At one point, LotRO was going to put a child's wooden horse "mount" into their store for a whopping $50. They quietly dropped the idea after the Bullroarer crowd spilled the beans to forums and the threadnaught that ensued universally despised the idea.
While I understand PFO wants to be its own thing, I think it might be useful to see how another successful MMO handles this problem. I will use LotRO as the example since I'm most familiar with it:
1) Any class that can use a range attack takes a hefty miss chance penalty while moving and shooting. I believe it is a 60% miss chance, although it feels much higher in game. You also must be facing the target. Guardians and Champions also have a special range attack, Let Fly which gives bonus damage and has increased range. You must be stationary to use it.
2) The Hunter class uses bows or crossbows as its primary weapon. As a general rule they have two types of range attacks, some are stationary, some allow for movement.
The stationary attacks as a rule do significantly more damage or have very useful crowd control ability. The better the skill, the longer you must stay still, and there is the possibility that you could be forced to take longer to fire the skill if you are damaged or have it interrupted outright. They also have a longer range.
The mobile attacks as a rule do less damage, or require "Focus" which is gained slowly during combat and faster by using stationary attacks. They also hamper your movement to a slow walk rather than letting you run and their range is shorter than the stationary attacks.
3) Hunters have three specialization lines. One enhances your stationary attacks, allowing you to do more damage to enemies before they get to you. One allows you to perform mobile attacks better and build focus quicker. The third focuses on traps and CC, to keep the enemy from closing on you quickly.
4) Caster classes also have a similar setup to Hunters- a mix of skills in which some can be cast on the run, others require you to be stationary. Again, if its powerful, you're going to have to stand still to cast it.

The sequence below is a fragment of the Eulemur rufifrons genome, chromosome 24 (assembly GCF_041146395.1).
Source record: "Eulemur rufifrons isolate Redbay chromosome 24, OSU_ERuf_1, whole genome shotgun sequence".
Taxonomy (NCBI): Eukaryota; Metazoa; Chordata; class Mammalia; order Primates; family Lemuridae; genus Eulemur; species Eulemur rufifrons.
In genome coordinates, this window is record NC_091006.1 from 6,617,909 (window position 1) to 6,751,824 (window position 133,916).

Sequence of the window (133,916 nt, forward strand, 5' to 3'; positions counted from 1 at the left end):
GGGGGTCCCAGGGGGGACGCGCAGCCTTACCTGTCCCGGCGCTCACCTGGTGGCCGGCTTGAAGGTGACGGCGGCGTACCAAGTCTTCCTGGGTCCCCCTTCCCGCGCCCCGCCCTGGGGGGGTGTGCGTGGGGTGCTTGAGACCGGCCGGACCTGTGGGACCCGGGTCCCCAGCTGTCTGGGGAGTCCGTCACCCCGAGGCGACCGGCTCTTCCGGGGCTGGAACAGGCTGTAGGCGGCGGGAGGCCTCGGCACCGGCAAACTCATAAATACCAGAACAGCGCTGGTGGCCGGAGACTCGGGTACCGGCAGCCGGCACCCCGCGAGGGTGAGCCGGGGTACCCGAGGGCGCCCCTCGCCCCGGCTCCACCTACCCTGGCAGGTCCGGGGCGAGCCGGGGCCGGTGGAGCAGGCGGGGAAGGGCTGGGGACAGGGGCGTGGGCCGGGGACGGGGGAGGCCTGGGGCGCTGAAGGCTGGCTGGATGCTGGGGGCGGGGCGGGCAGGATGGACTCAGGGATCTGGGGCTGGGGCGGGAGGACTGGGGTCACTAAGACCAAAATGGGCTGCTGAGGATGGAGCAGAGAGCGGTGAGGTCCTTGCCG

5) Almost all classes have anti-kiting abilities, whether stuns, dazes, movement debuffs.
Some of you will probably think all of that stinks and is unfair to range/caster classes. The thing is, in PVP, those classes are still the best choice. But the thing those restrictions do is give melee types a chance at competing. Most melee types can live with that.
IMO, PFO currently doesn't do that.
I think the world absolutely needs a "Jewel of the Defile(r)"...
Why do people want to game on laptops? A desktop always gives better performance for a given dollar value, with much better upgradability for the future.
The ability to not be tied to one spot. I game on a laptop so when my wife decides to watch a "Real Housewives" show, I can go play in a different room and not be forced to smash the TV to make the idiocy stop.
It is true desktops are more cost effective and easier to upgrade, but laptops have come a long way and the gap is closer than you'd expect.
That's the rub... ownership is king. All of your advanced training is tied to your settlement and how well-developed it is. Every character, alignment aside, it incredibly dependent on their settlement and as a result has every incentive to protect it at all costs. Resources matter to our settlements and to our characters and freely letting other harvest on your lands is just a bad idea based on how the game's mechanics are at this point. Hopefully, settlements will create alliances to expand our communities, but I have zero desire to put the needs of any settlement above the needs of my settlement.
That doesn't mean I won't help other lawful, good and/or possibly neutral settlements I have no alliance with if the opportunity arises, and I'm not looking to attack everyone with a trespasser or criminal flag on sight, but my community comes first and if you are bulk harvesting the stone we need to upgrade our settlement, you will be held to account. Nothing in any of that is contradictory to Lawful Good.
The answer is: you can't. There are a million different nuances to how to deal with a given situation based on alignment. There simply isn't a way to program the game to account for that in one situation, let alone hundreds of possible situations.
And to answer your question: if you are about to be overrun by an evil settlement, I would suggest asking the LG settlement for help. Not only would you not be violating their laws and making yourself a criminal, but they probably would help you out with already-crafted weapons and send a group of soldiers/adventurers to actually help you fight the evil settlement.
If we are talking about a TT game, I agree. There are many options for dealing with illegal harvesting that allow for differences in good and evil settlement.